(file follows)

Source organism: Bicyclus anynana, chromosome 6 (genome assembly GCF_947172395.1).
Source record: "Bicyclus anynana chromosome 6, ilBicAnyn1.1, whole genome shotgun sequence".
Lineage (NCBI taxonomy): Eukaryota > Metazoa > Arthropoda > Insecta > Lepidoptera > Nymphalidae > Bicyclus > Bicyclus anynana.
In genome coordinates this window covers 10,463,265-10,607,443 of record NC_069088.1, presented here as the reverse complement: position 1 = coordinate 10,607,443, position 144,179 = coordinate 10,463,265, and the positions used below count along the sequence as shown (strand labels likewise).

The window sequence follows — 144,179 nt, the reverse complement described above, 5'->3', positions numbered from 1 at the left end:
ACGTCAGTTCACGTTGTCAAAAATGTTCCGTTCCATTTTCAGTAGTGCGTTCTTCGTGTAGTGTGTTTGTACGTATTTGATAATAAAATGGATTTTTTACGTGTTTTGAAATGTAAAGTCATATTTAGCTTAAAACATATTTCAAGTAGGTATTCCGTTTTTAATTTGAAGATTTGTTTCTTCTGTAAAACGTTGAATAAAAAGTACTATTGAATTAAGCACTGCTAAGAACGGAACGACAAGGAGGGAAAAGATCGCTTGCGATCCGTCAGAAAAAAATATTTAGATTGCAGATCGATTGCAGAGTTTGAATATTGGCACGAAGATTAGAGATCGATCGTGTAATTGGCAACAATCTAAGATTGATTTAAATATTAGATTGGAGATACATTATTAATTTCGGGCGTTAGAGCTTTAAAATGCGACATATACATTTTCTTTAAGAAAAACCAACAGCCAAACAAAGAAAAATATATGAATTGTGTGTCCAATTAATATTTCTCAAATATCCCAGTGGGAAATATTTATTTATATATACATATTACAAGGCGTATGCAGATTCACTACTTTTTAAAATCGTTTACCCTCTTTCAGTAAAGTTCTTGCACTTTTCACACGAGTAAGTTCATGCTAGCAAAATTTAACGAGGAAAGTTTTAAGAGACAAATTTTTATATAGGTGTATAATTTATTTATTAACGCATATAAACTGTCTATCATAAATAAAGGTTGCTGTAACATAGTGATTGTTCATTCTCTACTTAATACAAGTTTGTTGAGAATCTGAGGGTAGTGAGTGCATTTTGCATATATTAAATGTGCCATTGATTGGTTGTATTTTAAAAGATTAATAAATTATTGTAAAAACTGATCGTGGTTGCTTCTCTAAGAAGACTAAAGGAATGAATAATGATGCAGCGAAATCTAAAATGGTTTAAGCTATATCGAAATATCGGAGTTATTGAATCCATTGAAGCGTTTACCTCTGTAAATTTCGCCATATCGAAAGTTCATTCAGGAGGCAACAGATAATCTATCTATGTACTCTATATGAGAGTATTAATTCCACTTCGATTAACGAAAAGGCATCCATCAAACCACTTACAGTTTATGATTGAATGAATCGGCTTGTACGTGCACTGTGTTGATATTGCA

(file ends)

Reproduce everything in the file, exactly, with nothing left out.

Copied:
Source organism: Bicyclus anynana, chromosome 6 (genome assembly GCF_947172395.1).
Source record: "Bicyclus anynana chromosome 6, ilBicAnyn1.1, whole genome shotgun sequence".
Lineage (NCBI taxonomy): Eukaryota > Metazoa > Arthropoda > Insecta > Lepidoptera > Nymphalidae > Bicyclus > Bicyclus anynana.
In genome coordinates this window covers 10,463,265-10,607,443 of record NC_069088.1, presented here as the reverse complement: position 1 = coordinate 10,607,443, position 144,179 = coordinate 10,463,265, and the positions used below count along the sequence as shown (strand labels likewise).

The window sequence follows — 144,179 nt, the reverse complement described above, 5'->3', positions numbered from 1 at the left end:
ACGTCAGTTCACGTTGTCAAAAATGTTCCGTTCCATTTTCAGTAGTGCGTTCTTCGTGTAGTGTGTTTGTACGTATTTGATAATAAAATGGATTTTTTACGTGTTTTGAAATGTAAAGTCATATTTAGCTTAAAACATATTTCAAGTAGGTATTCCGTTTTTAATTTGAAGATTTGTTTCTTCTGTAAAACGTTGAATAAAAAGTACTATTGAATTAAGCACTGCTAAGAACGGAACGACAAGGAGGGAAAAGATCGCTTGCGATCCGTCAGAAAAAAATATTTAGATTGCAGATCGATTGCAGAGTTTGAATATTGGCACGAAGATTAGAGATCGATCGTGTAATTGGCAACAATCTAAGATTGATTTAAATATTAGATTGGAGATACATTATTAATTTCGGGCGTTAGAGCTTTAAAATGCGACATATACATTTTCTTTAAGAAAAACCAACAGCCAAACAAAGAAAAATATATGAATTGTGTGTCCAATTAATATTTCTCAAATATCCCAGTGGGAAATATTTATTTATATATACATATTACAAGGCGTATGCAGATTCACTACTTTTTAAAATCGTTTACCCTCTTTCAGTAAAGTTCTTGCACTTTTCACACGAGTAAGTTCATGCTAGCAAAATTTAACGAGGAAAGTTTTAAGAGACAAATTTTTATATAGGTGTATAATTTATTTATTAACGCATATAAACTGTCTATCATAAATAAAGGTTGCTGTAACATAGTGATTGTTCATTCTCTACTTAATACAAGTTTGTTGAGAATCTGAGGGTAGTGAGTGCATTTTGCATATATTAAATGTGCCATTGATTGGTTGTATTTTAAAAGATTAATAAATTATTGTAAAAACTGATCGTGGTTGCTTCTCTAAGAAGACTAAAGGAATGAATAATGATGCAGCGAAATCTAAAATGGTTTAAGCTATATCGAAATATCGGAGTTATTGAATCCATTGAAGCGTTTACCTCTGTAAATTTCGCCATATCGAAAGTTCATTCAGGAGGCAACAGATAATCTATCTATGTACTCTATATGAGAGTATTAATTCCACTTCGATTAACGAAAAGGCATCCATCAAACCACTTACAGTTTATGATTGAATGAATCGGCTTGTACGTGCACTGTGTTGATATTGCA